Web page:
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A Waterfront for Future Generations

  |   Waterfront: Assessment and Vision

Guest Blog by Richard McGuinness, Deputy Director for Climate Change & Environmental Planning, Boston Planning & Development Agency

Since the city’s founding, Boston has shaped and been shaped by its waterfront. Wharves and, later, neighborhoods built along its shore have the provided the foundations for the region’s economy, while seminal events in the founding of our country occurred in Boston Harbor. When the city last developed a citywide plan for its waterfront in the 1980s, the city was confronting significant challenges along its shore: the daily discharges of raw sewage were fouling the water, Boston’s population was declining precipitously, and the waterfront industrial economy was experiencing significant job losses. This plan, Harborpark, guided housing and commercial development along the waterfront, preserved key areas for vital water-dependent industries, and enhanced and expanded the public’s access to the waterfront.

Since the completion of Harborpark, much has changed. Today, Boston has a clean harbor, a robust economy, and growing population, but faces new challenges, including decreasing affordability, persistent inequality, and a growing flood risk from a changing climate. A key component of Imagine Boston 2030, the city’s first citywide comprehensive plan in fifty years, is a renewed vision for its waterfront that leverages the opportunities of a revitalized waterfront to address these significant technical, financial, and organizational challenges to create a thriving waterfront for all for generations to come.

This vision was developed with input from City leaders, informed by conversations with community members, and refined by the Citywide Waterfront Group, which convened in the summer of 2016. Over 1,700 people participated in the waterfront visioning, by using building blocks to envision Boston’s future waterfront evolution, through postcard comments on waterfront priorities, and more than fifty groups across eight community workshops designed possible ferry routes.

Some of the routes residents suggested include expanded harbor ferry service to connect East Boston, Charlestown, Downtown, and the Seaport. Additionally, residents mentioned a desire for new ferry or water taxi service along the Mystic River, Fort Point Channel, and the Chelsea Creek.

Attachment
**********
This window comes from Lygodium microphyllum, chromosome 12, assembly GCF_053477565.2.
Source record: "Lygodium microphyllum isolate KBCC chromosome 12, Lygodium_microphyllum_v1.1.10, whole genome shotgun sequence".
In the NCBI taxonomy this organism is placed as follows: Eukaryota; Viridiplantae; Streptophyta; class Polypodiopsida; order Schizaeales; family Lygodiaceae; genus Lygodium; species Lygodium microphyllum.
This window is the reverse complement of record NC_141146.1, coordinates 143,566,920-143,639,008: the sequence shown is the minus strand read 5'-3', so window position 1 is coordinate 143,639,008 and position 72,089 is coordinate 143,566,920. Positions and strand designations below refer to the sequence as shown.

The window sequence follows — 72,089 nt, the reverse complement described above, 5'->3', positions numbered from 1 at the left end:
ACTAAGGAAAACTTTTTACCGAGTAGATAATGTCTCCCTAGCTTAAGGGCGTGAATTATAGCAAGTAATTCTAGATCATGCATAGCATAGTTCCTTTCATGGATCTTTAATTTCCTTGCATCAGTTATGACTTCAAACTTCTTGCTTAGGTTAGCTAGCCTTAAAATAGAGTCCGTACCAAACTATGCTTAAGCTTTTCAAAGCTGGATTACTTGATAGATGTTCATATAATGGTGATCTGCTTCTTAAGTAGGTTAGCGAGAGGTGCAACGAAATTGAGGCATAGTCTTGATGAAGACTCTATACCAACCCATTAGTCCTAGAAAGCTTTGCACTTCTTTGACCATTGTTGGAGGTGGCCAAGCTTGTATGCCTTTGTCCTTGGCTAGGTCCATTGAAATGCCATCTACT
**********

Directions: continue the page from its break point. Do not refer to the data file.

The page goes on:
All of the feedback collected coalesced into the following Waterfront Vision and Guiding Principles:

In the face of growing climate-related risks and changing economic realities, Boston envisions…

A Resilient Waterfront

  • A climate-ready waterfront prepares Boston for climate-related risks, particularly coastal and riverine flooding.
  • An environmentally sound waterfront improves water quality and strengthens habitats.

A Waterfront for All

  • An inclusive waterfront provides economic opportunities for people at a variety of income and skill levels.
  • An activated waterfront is anchored by varied types of open spaces, featuring cultural resources and year-round programming and connecting people with the natural, cultural, and economic history of the region.
  • An accessible waterfront is a public destination that can be reached and crossed by all residents and functions as a seamless link in the city’s and the region’s transportation network.

A Waterfront with Strong Stewardship

  • A financially sustainable waterfront has adequate funding and operational plans;
  • A collaborative waterfront is planned with broad and open public discussion and through partnership with relevant jurisdictions.

This vision of our waterfront can be realized through nine priorities guided by our principles:

The Imagine Boston Waterfront: Assessment and Vision contemplates some potential actions in specific neighborhoods based upon these priorities, which will guide future planning, regulation, and implementation to ensure that the City of Boston creates an resilient, inclusive, and sustainable waterfront for future generations.


As we work toward finalizing the Imagine Boston 2030 plan this spring, we still want to hear from you! Did you participate in this activity? Share your experience on Twitter, Facebook and Instagram using #ImagineBoston. And as always, don’t forget to sign up for Imagine Boston updates!

Have you had a chance to read the Expanding Opportunity draft? We need your feedback! Share your thoughts on a physical copy at any Boston Public Library branch, online through our survey, or via email at imagine@boston.gov!



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